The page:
England Is Truly A Magical Place

It really is.

The school curriculum (and therefore textbooks etc) focuses very heavily on human geography, how we influence the environment and very little on establishing a sense of the actual layout of the world.  Home educators tend to go the other way, looking at individual countries as projects.  We tend to, if not forget to look at our own backyard, struggle to find the resources from which to do so (most being American).

So as so often I find myself constructing a ‘syllabus’ for myself.  Have a small group of friends (children 61/2 to 8yo) joining us to work on the the project which is nice and will hopefully keep us both motivated.  My aim is simply by the time we’ve worked through it that they have a general idea of where some of the landmarks and major towns/cities are and little mental ‘hooks’ to give them a little context to places and that they have had fun, very hands on approach.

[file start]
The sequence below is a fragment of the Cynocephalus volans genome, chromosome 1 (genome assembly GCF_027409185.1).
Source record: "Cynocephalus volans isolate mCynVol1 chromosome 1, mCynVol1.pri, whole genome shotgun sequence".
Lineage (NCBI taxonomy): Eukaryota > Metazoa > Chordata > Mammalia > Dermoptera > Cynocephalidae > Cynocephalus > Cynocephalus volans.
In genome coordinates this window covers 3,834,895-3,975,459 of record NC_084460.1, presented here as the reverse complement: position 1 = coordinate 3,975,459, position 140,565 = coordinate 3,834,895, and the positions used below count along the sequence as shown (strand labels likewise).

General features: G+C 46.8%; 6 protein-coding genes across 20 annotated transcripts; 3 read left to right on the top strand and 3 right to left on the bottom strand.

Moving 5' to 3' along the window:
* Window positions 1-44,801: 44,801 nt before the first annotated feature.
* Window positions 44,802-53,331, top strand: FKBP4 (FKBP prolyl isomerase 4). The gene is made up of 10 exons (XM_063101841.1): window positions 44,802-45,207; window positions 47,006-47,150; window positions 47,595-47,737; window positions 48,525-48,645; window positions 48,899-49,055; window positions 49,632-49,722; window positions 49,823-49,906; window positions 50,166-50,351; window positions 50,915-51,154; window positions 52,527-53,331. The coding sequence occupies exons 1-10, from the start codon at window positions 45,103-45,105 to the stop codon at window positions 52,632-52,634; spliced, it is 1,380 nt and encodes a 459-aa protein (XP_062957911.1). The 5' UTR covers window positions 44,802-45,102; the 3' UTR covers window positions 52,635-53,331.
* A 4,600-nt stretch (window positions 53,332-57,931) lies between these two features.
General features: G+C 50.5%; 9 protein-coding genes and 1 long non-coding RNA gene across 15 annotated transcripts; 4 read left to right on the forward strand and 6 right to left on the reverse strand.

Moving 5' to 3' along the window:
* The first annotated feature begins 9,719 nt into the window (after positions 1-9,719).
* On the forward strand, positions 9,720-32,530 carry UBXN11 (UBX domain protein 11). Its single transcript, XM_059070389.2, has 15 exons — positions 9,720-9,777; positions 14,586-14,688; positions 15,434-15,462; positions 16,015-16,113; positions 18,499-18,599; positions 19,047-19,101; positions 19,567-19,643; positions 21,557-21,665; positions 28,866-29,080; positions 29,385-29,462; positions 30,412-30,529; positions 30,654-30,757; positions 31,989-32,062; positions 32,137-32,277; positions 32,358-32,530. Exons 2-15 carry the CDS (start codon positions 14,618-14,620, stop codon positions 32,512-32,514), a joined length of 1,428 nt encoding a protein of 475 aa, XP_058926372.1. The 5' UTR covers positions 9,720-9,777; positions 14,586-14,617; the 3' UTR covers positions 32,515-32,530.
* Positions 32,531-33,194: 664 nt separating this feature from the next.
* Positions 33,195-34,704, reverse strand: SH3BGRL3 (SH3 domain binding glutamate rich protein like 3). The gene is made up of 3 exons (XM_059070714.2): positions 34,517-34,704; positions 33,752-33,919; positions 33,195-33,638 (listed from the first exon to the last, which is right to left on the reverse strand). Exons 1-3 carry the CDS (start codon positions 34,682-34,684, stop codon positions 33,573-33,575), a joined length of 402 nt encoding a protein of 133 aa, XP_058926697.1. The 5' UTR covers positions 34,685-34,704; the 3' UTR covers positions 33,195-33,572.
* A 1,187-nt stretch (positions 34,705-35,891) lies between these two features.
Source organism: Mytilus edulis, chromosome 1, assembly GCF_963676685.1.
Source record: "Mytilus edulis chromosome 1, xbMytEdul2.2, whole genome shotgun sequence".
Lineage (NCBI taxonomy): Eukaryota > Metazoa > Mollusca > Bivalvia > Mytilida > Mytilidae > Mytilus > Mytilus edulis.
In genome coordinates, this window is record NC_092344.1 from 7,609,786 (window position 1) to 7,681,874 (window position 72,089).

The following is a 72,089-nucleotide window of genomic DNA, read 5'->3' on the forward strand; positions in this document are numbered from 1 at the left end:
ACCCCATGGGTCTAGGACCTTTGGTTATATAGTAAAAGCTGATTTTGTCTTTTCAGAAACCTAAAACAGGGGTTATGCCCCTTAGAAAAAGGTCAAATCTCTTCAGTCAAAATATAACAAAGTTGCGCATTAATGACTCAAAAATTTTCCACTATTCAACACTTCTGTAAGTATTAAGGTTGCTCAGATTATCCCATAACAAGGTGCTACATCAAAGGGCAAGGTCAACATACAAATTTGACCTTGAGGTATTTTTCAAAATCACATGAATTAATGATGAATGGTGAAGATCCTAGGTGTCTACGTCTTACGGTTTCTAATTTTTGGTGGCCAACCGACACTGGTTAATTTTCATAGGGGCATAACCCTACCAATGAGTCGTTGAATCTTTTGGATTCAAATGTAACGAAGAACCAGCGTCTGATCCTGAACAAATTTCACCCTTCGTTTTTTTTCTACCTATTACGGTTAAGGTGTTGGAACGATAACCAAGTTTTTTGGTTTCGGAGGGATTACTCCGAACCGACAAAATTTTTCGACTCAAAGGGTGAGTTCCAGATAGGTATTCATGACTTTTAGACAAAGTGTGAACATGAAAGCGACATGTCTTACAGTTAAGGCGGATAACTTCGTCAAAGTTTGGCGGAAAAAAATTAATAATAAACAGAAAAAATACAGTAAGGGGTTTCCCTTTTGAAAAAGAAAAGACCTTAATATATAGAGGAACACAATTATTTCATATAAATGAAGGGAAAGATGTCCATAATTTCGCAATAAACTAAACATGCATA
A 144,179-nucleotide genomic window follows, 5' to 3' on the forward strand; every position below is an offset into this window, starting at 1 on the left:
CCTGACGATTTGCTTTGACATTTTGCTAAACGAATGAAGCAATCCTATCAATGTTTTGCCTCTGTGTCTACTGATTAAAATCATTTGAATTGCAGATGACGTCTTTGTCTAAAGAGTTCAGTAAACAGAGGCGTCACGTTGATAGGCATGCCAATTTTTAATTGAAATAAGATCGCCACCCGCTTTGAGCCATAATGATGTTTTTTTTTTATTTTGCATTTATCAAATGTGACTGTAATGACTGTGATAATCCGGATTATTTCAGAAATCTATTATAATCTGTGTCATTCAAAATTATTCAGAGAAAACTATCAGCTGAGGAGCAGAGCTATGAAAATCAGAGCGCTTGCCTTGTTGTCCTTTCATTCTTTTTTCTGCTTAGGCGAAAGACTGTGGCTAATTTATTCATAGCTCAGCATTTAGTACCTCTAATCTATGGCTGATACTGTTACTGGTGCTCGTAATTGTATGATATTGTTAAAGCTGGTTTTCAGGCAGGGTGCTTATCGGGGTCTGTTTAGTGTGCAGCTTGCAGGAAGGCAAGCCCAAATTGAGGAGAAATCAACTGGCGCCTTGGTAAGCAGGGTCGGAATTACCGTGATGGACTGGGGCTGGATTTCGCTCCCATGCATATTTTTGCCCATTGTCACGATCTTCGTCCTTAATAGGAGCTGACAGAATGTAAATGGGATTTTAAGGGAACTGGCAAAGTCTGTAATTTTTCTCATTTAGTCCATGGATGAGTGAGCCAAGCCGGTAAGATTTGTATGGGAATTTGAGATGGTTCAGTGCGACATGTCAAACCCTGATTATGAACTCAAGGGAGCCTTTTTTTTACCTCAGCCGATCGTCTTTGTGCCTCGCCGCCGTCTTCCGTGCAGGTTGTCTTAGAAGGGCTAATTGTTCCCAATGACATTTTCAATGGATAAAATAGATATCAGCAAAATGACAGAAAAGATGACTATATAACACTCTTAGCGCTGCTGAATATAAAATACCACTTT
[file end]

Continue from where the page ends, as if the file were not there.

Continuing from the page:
20140124_2This book forms my basic guide.  It is a story told in the form of a poem about a pair of children flying around England in a dream, it takes them to visit lots of places and gives little nuggets of information.  I have to say it is not quality literature but the idea is nice and it gives us a start every week and a route to follow.

This week we started off by reading the introduction and finding the (global) places mentioned on a world map.

Then moving on from looking at the UK last week we looked at the Union Jack and how it was broken down.  As a group they made an England flag (very good teamwork skills).

20140124_6Followed on to talking about St George (turns out to be a bit of a specialist subject of Sam’s patron saints  – who knew?!).  They then designed their own shield.

20140124_3Have to love Sam’s motto!

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